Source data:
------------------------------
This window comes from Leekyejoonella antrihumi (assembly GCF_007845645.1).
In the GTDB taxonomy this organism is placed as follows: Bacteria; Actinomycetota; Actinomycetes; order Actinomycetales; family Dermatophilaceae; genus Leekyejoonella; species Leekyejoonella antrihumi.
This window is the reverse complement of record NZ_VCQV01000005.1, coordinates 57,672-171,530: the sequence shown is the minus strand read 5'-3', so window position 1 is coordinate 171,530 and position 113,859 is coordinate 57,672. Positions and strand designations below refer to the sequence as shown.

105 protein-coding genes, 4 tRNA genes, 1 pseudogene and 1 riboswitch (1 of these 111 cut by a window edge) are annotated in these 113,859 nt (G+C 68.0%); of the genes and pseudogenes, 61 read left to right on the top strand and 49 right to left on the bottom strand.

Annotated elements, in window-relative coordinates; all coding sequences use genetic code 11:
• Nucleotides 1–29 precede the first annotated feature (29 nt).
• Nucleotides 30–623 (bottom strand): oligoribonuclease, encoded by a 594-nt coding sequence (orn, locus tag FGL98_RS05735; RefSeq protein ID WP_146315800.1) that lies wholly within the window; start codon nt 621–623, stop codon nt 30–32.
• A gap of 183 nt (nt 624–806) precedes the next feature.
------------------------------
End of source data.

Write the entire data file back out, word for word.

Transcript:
This window comes from Leekyejoonella antrihumi (assembly GCF_007845645.1).
In the GTDB taxonomy this organism is placed as follows: Bacteria; Actinomycetota; Actinomycetes; order Actinomycetales; family Dermatophilaceae; genus Leekyejoonella; species Leekyejoonella antrihumi.
This window is the reverse complement of record NZ_VCQV01000005.1, coordinates 57,672-171,530: the sequence shown is the minus strand read 5'-3', so window position 1 is coordinate 171,530 and position 113,859 is coordinate 57,672. Positions and strand designations below refer to the sequence as shown.

105 protein-coding genes, 4 tRNA genes, 1 pseudogene and 1 riboswitch (1 of these 111 cut by a window edge) are annotated in these 113,859 nt (G+C 68.0%); of the genes and pseudogenes, 61 read left to right on the top strand and 49 right to left on the bottom strand.

Annotated elements, in window-relative coordinates; all coding sequences use genetic code 11:
• Nucleotides 1–29 precede the first annotated feature (29 nt).
• Nucleotides 30–623 (bottom strand): oligoribonuclease, encoded by a 594-nt coding sequence (orn, locus tag FGL98_RS05735; RefSeq protein ID WP_146315800.1) that lies wholly within the window; start codon nt 621–623, stop codon nt 30–32.
• A gap of 183 nt (nt 624–806) precedes the next feature.